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Ruth Ozeki

Autor(a) de A Tale for the Time Being

12+ Works 8,521 Membros 376 Reviews 13 Favorited

About the Author

Ruth Ozeki received degrees in English literature and Asian studies from Smith College. She is a novelist, filmmaker, and Zen Buddhist priest. Her first novel, My Year of Meats, was published in 1998. Her other novels include All Over Creation and A Tale for the Time-Being, which was shortlisted mostrar mais for the Man Booker Prize. Her documentary and dramatic independent films, including Body of Correspondence and Halving the Bones, have been shown on PBS and at the Sundance Film Festival. (Bowker Author Biography) mostrar menos

Obras de Ruth Ozeki

A Tale for the Time Being (2013) 4,472 cópias
My Year of Meats (1998) 2,058 cópias
The Book of Form and Emptiness (2021) 1,011 cópias
All Over Creation (2003) 863 cópias
The Face: A Time Code (2022) 109 cópias
Body of correspondence 1 exemplar(es)
Ozeki, Ruth Archive 1 exemplar(es)
Benim Baligim Yasayacak (2015) 1 exemplar(es)

Associated Works

No-No Boy (1957) — Prefácio, algumas edições723 cópias
Click (2007) — Contribuinte — 462 cópias
Granta 127: Japan (2014) — Contribuinte — 125 cópias
Inside and Other Short Fiction: Japanese Women by Japanese Women (2008) — Prefácio, algumas edições71 cópias


2013 (39) 2014 (35) American (40) audiobook (58) book club (45) Booker Prize Shortlist (38) British Columbia (42) Buddhism (146) bullying (103) Canada (131) coming of age (65) contemporary (51) contemporary fiction (73) diary (48) ebook (51) family (54) farming (38) favorites (36) fiction (1,022) food (69) grief (42) Idaho (45) Japan (443) Japanese American (41) Kindle (61) literary fiction (47) literature (46) magical realism (129) meat industry (43) novel (130) own (38) quantum physics (36) read (100) suicide (144) to-read (832) tsunami (75) unread (47) USA (66) WWII (42) zen (56)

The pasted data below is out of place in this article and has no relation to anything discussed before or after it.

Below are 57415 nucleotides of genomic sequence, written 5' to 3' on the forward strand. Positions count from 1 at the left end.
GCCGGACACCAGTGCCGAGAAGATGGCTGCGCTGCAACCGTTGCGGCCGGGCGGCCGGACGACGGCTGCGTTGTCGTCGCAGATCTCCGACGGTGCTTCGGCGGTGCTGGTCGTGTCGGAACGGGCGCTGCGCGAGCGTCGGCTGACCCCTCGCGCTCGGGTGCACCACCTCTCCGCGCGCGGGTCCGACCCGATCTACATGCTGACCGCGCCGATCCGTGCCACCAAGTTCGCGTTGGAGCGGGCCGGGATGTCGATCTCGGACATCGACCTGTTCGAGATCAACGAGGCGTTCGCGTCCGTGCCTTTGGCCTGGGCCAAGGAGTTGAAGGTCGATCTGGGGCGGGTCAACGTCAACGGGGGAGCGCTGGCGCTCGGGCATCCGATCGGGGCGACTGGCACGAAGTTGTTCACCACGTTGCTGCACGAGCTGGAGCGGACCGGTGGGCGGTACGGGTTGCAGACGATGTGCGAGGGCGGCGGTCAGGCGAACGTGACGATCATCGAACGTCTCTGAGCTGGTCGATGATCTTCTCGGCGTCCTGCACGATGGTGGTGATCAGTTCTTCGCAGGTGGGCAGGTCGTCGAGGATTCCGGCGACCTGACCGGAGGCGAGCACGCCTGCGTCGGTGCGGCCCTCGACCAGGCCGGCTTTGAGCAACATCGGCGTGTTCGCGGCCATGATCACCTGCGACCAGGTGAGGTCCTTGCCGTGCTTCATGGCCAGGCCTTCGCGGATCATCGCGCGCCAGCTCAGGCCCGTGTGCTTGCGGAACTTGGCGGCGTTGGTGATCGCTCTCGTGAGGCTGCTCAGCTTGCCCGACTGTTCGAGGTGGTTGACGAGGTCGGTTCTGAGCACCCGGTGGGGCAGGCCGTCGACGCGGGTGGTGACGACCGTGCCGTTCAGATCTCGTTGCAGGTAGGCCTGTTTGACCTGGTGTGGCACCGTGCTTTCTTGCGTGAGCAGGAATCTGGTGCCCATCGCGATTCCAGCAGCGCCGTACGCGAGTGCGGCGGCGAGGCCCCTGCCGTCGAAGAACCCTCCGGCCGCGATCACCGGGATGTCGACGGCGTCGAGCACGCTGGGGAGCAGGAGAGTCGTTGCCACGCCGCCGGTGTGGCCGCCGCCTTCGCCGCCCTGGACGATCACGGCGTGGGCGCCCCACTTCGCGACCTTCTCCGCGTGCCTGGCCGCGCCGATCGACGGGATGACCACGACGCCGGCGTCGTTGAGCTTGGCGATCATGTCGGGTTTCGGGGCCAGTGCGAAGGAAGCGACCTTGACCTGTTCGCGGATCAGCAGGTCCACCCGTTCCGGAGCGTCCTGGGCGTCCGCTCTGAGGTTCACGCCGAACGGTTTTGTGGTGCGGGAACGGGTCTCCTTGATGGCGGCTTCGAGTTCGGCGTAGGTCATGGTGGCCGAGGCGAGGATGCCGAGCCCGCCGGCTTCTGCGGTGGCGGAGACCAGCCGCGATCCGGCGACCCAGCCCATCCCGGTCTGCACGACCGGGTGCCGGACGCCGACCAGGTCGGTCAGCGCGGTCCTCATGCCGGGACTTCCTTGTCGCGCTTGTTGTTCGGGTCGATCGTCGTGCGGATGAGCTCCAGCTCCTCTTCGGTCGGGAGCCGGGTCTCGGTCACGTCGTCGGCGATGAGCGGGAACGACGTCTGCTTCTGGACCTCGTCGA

Conhecimento Comum




FILBO | Apr 24, 2024 |
FILBO | Apr 22, 2024 |
Ruth, living on an island in Canada, discovers a diary (written by Nau who lives in Japan), letters from WWII, and a watch inside a Hello Kitty lunchbox on the beach. They presumably made the Pacific crossing from Japan’s massive tsunami. Ruth, who is half Japanese is able to read the diary but not the letters. The diary, though, leads her to believe Nau and her father are intent on committing suicide. Ruth illogically thinks she can save them when in reality, given the time for the diary to cross the ocean, the deeds are probably already done. Everything about this situation though is unusual and time isn’t what we think it is. This is a very dark book and there are so many trigger warnings, I made a list:
Sexual Assault
Harm to animals
9-11 jumper
Kamikazi pilot who doesn’t want to die
Bullying is the one of the worst, and it makes the reader want to bail. However, it is resolved in the end with a most unique ending I may have ever read. I wish this book weren’t so dark. It really felt like the author was trying to make it as horrific as possible. So I had to take quite a long time to think on it before writing a review. Because of the ending, I recommend it. But beware of the darkness before the light.
… (mais)
KarenMonsen | outras 251 resenhas | Apr 14, 2024 |
Benny Oh is fourteen when he loses his father to a tragic accident. The trauma and grief that Benny suffers from, leads him to hearing voices from everyday objects. The voices become overwhelming and he finally takes refuge in a public library, where they can be silenced for a time. In the meantime, his mother suffers from her own grieving issues. I liked this fresh, interesting story. It is an oddball mix of fantasy and reality. The main drawback for me, is how frustrating these two main characters can be. The continuous bad choices they make got to be a bit tiresome. In the end, I still found it a worthy read.… (mais)
msf59 | outras 36 resenhas | Apr 13, 2024 |



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